Can a Murfreesboro Divorce Attorney Help Me Modify the Child Support Order?

Murfreesboro divorce attorney Most legal issues are permanently resolved when the court enters a final order in the matter. Child support, however, is not like a contract dispute, a criminal prosecution, or a claim for damages as a result of negligence. Child support is one of the few areas of the law where a final order is rarely final. Whether you are the payee or the payor, a Murfreesboro divorce attorney may be able to help you modify an existing child support order if the conditions warrant a modification.

Why Would Child Support Need to Be Modified?

There are an endless number of circumstances that might prompt the parent receiving or the parent paying child support to seek a modification. Some of the most common of those include:

  • Loss of a job
  • Reduced income from employment
  • Move to another state
  • Incarceration
  • Increased expenses for the child
  • Birth of another child

Although these are all common reasons why a parent might seek to increase or decrease the current child support order, they may not all result in a modification.

Tennessee Law Regarding Modification of Child Support

The legal system recognizes the fact that the factors that determine a child support order at the time the order is entered are rarely stagnant. Parents may change jobs, families may move, and the costs involved in raising a child tend to increase as the child gets older. For this reason, Tennessee law contemplates requests for modification of child support with guidelines that dictate when and how a modification may be requested and approved. Those guidelines allow a parent to request a modification of child support at any time; however, if you request a modification you must show that there has been a “significant variance” for the court to entertain a change in the amount of child support currently ordered.  Of course, that begs the question of what qualifies as a “significant variance.”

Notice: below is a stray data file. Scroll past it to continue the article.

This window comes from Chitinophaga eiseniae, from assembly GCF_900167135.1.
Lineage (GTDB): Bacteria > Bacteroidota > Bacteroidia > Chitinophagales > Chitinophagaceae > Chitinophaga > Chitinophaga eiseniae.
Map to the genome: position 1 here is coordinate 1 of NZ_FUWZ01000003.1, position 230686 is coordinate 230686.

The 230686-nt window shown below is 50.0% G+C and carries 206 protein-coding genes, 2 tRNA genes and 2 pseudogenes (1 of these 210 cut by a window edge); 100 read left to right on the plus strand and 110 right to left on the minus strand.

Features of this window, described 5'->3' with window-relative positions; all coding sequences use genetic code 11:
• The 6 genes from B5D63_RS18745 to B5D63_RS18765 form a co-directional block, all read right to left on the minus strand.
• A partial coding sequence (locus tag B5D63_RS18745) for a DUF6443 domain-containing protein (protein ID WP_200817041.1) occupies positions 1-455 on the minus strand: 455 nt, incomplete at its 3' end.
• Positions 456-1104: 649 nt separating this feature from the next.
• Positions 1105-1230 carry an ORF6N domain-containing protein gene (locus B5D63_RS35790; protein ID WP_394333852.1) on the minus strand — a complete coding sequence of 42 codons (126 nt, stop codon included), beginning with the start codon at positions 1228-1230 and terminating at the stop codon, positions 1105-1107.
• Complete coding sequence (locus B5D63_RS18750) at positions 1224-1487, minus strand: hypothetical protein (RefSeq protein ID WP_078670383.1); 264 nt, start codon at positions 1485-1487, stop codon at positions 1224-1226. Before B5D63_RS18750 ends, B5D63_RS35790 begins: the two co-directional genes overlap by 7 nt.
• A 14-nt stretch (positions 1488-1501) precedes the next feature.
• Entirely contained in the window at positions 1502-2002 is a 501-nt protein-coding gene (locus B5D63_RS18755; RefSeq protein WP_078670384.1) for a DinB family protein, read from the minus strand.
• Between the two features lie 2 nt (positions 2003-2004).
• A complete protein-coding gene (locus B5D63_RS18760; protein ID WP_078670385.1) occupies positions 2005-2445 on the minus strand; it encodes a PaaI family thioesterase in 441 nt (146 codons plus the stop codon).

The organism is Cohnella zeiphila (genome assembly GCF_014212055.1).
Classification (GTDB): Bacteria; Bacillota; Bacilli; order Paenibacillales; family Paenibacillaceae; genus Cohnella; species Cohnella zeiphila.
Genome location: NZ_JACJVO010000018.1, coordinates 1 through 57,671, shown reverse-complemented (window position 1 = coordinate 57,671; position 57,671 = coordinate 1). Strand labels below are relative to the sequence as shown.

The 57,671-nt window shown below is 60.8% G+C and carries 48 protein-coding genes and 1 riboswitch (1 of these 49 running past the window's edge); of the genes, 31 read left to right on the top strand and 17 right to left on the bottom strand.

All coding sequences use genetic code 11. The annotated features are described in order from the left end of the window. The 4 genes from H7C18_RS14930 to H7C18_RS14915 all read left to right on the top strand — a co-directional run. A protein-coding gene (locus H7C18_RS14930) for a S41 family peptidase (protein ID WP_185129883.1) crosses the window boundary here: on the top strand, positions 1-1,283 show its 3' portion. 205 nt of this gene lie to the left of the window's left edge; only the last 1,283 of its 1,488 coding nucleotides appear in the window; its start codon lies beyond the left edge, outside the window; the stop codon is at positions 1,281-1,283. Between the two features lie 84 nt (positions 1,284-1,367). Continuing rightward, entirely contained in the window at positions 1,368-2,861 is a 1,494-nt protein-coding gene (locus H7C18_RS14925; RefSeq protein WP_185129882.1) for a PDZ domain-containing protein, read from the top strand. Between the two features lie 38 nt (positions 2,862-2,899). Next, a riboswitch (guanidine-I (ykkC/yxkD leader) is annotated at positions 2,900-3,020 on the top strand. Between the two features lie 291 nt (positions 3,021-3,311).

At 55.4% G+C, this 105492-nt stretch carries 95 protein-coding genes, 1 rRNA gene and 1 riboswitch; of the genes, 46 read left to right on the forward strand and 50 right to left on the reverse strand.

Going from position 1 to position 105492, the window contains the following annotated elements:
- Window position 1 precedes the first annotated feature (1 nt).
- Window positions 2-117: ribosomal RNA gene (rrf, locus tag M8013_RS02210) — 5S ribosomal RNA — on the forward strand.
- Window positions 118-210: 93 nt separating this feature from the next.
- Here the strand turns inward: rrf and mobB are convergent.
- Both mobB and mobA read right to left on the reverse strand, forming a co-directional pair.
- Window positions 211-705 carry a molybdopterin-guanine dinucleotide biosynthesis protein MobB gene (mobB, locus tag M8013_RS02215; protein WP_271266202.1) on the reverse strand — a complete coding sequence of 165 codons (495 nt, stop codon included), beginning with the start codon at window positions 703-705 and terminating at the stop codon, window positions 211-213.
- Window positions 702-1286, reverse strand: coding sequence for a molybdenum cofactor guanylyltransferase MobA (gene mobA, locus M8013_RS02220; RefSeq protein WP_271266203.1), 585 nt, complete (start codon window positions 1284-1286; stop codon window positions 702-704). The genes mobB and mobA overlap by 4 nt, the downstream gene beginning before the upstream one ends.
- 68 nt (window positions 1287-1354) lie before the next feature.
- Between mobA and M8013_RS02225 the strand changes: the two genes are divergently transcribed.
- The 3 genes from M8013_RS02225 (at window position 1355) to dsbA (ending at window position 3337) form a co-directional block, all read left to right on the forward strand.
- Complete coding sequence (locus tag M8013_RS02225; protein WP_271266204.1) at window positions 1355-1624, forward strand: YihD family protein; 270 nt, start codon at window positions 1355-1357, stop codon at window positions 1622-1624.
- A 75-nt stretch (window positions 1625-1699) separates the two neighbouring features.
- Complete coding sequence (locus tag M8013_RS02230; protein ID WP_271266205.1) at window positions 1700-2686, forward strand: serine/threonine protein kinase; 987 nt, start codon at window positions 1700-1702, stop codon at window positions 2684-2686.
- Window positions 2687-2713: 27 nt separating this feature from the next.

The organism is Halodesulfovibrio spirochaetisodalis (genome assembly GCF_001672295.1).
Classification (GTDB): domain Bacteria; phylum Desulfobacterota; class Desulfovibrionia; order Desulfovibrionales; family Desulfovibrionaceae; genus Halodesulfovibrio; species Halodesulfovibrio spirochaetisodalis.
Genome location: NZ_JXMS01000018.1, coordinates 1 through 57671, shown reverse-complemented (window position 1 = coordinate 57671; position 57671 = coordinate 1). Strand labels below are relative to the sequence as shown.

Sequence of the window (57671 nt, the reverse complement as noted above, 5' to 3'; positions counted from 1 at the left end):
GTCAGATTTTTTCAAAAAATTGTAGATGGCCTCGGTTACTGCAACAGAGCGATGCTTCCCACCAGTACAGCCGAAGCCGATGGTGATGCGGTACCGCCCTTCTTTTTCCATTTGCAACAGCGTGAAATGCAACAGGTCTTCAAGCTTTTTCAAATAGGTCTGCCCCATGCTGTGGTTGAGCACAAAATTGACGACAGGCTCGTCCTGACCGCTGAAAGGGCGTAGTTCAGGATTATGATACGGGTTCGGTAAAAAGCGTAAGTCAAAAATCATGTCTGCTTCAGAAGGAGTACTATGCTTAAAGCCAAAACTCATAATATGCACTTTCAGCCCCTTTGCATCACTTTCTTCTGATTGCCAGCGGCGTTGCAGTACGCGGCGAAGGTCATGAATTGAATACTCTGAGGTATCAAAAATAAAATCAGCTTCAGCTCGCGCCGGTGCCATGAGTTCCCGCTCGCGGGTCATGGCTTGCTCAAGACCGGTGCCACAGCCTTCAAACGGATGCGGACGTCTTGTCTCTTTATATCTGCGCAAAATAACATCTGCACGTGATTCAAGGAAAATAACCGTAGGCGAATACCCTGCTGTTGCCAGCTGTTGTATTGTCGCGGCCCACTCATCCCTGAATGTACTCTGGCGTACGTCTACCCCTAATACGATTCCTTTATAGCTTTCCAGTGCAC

Meeting the “Significant Variance” Test

Rule 1240-2-4-.05(2)(c) of the Child Support Guidelines defines what constitutes a “significant variance.” According to that rule, for a court to even entertain a request to modify, the proposed child support order must vary from the current order by at least 15 percent or more unless the parties are considered “low income” parents in which case the proposed order must vary by 7.5 percent or more. For purposes of modifying a child support order, a low-income parent is defined as a parent who:

  • Is not willfully and voluntarily unemployed or underemployed when working at his/her full capacity according to his/her education and experience; and
  • Has an Adjusted Gross Income at or below the federal poverty level for a single adult.

There are notable exceptions to the 15 (7.5) percent rule. One of those is found in Rule 1240-2-4-.05(a) which states, in pertinent part “… [T]he necessity of providing for the child’s health care needs shall be a basis for modification regardless of whether a modification in the amount of child support is warranted by other criteria.” This exception allows for a modification of child support without the need to prove a “significant variance.”

Another potential exception to the 15 percent rule occurs when the order you wish to modify was entered prior to January 18, 2005. In that case, there are several different scenarios that will allow for a modification of child support, including:

  • At least a fifteen percent (15%) change in the gross income of the ARP; and/or
  • A change in the number of children for whom the ARP is legally responsible and actually supporting; and/or
  • A child supported by this order becoming disabled; and/or
  • The parties voluntarily entering into an agreed order to modify support in compliance with these Rules, and submitting completed worksheets with the agreed order; and
  • At least a fifteen percent (15%) change between the amount of the current support order and the proposed amount of the obligor parent’s pro rata share of the BCSO if the current support is one hundred dollars ($100) or greater per month and at least fifteen dollars ($15) if the current support is less than one hundred dollars ($100) per month.

Contact a Murfreesboro Divorce Attorney

If you wish to modify a child support order in the State of Tennessee, consult with an experienced Murfreesboro child support attorney as soon as possible. Contact the team at Bennett, Michael & Hornsby today by calling 615-898-1560 to schedule your appointment.

Dinah Michael